Outgoing United Nations High Commissioner for Human Rights Michelle Bachelet gives a final press conference at the United Nations offices in Geneva on August 25, 2022. (FABRICE COFFRINI/AFP via Getty Images)

The Office of the United Nations High Commissioner for Human Rights has credible evidence of the Maduro regime and its police, military, and paramamilitary having carried out human rights violations that include torture, rape, arrests of anti-socialist and political dissenters, and extrajudicial killings.

The Human Rights Council is set to address a series of human rights situations as part of its 51st session’s agenda. On September 26, it is scheduled to discuss the UN’s independent fact-finding mission on Venezuela, which was tasked with assessing allegations of abuses committed in Venezuela since 2014. Its report, published in 2020, stated that it “found reasonable grounds” to accuse the Maduro regime of crimes against humanity, including extrajudicial executions, enforced disappearances, arbitrary detentions and torture via techniques like electric shocks, genital mutilation and asphyxiation.

Despite the amount of evidence and the results of the independent fact-finding mission’s report, Venezuela will maintain its seat in the Human Rights Council for the remainder of its current term.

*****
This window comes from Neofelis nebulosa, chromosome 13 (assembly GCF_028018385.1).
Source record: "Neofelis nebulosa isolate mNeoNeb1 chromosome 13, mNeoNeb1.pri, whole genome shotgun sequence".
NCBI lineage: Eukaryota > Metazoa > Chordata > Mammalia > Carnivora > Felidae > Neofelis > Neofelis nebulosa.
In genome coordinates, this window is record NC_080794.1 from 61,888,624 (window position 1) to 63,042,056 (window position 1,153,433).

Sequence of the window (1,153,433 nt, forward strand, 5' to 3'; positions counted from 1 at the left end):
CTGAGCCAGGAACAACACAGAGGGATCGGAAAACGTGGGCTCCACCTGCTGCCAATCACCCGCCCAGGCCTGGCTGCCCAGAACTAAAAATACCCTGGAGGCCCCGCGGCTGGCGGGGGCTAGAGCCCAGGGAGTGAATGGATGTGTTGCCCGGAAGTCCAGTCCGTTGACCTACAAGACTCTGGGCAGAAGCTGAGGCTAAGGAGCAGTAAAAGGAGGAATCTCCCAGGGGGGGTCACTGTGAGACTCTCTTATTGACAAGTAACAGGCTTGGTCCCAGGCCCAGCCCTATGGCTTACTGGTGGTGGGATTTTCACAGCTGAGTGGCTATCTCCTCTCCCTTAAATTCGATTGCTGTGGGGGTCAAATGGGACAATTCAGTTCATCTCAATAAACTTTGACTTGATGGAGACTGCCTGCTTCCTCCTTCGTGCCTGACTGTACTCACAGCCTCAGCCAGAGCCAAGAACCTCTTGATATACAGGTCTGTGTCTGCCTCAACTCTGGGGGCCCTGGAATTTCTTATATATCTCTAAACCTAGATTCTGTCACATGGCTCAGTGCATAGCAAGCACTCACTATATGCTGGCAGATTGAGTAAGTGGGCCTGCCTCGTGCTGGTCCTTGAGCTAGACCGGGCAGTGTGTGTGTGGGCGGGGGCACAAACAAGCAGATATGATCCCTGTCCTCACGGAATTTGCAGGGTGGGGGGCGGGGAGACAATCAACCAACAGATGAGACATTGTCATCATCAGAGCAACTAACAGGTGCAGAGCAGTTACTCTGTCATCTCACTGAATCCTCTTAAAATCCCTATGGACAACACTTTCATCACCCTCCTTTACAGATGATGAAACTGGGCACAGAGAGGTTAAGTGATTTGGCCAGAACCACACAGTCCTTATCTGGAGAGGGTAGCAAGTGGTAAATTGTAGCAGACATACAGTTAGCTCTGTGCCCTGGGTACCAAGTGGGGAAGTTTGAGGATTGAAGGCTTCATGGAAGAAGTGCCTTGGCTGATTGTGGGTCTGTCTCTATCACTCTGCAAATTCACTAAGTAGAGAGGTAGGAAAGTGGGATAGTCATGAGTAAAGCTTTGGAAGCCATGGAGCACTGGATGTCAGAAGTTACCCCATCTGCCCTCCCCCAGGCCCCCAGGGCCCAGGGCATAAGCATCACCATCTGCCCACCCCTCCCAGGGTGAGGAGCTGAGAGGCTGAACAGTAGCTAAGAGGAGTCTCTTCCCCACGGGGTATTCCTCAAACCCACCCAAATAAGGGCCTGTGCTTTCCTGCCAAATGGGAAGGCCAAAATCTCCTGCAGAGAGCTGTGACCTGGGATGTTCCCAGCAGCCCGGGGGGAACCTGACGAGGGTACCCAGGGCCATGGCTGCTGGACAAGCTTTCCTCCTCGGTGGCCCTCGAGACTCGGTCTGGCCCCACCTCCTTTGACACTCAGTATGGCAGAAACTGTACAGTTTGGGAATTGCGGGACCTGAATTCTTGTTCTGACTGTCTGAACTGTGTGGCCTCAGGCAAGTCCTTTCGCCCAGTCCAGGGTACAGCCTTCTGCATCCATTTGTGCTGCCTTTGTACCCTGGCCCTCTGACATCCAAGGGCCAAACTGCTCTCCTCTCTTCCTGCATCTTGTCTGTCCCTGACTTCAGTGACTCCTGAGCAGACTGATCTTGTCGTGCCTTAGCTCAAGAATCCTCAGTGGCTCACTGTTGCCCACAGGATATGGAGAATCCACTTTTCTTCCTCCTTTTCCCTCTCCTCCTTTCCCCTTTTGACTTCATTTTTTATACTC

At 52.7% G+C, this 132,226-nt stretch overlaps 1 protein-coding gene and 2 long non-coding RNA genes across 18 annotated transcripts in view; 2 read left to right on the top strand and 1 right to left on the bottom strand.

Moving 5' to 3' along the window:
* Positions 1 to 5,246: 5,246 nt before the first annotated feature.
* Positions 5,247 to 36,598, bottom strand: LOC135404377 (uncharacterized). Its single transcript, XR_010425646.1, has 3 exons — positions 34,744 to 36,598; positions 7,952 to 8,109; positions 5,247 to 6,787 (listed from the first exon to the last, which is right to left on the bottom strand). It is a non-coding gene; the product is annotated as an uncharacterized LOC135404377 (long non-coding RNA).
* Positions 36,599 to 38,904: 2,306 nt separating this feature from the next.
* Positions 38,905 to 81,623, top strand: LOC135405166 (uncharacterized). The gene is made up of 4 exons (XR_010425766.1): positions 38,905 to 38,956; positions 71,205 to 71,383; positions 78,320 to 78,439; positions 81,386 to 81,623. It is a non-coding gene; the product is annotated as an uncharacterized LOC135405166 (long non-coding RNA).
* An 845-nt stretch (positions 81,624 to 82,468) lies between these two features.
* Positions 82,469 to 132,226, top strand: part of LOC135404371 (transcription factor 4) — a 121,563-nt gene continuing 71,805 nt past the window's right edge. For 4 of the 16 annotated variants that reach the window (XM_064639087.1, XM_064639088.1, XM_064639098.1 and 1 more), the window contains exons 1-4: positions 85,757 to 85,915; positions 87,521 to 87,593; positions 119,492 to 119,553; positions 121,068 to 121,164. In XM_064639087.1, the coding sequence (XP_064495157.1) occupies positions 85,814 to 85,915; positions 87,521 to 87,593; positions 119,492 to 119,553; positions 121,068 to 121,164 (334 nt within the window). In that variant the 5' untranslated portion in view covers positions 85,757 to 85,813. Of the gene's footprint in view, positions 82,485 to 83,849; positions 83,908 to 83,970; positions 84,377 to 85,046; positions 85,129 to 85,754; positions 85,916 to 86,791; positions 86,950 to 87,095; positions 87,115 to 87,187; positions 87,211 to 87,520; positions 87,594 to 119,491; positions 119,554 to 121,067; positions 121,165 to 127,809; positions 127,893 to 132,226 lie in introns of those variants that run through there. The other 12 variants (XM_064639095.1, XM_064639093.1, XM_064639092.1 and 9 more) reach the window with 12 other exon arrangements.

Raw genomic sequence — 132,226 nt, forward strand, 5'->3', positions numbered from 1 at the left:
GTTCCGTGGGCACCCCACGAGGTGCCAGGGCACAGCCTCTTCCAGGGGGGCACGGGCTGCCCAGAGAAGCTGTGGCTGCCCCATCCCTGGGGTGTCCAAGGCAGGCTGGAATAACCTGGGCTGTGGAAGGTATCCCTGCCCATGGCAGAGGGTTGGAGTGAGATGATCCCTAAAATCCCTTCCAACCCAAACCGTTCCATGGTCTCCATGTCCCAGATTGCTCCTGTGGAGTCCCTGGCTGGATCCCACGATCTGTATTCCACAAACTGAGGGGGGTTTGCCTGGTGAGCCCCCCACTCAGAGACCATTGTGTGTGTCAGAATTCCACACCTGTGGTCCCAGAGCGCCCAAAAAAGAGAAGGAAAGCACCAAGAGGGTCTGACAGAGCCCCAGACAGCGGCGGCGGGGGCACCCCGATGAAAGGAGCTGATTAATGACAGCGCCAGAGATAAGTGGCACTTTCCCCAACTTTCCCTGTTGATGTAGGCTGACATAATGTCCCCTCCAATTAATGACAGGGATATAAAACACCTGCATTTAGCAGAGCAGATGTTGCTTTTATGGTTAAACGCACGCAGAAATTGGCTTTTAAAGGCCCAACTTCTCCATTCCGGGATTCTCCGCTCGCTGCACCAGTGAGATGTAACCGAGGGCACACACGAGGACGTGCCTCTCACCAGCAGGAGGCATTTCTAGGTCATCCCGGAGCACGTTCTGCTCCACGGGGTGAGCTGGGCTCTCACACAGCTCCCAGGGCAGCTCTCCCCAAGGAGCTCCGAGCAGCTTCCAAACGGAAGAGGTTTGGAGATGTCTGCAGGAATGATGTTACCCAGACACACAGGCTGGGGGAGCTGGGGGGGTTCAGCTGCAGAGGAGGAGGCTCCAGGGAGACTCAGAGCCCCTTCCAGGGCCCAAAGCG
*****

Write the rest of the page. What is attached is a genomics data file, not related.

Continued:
The United States had dropped out of the UN Human Rights Council in 2018 during the Trump administration, concluding that the Council remained a forum for authoritarian regimes to sanitize their own human rights abuses and could not be reformed.

“It is a massive source of embarrassment to the United Nations that some governments with egregious human rights records sit on the U.N. Human Rights Council,” President Trump said during his 2017 address to the United Nations General Assembly.

The United States rejoined the Council in October 2021 during the Biden Administration.

Christian K. Caruzo is a Venezuelan writer and documents life under socialism. You can follow him on Twitter here.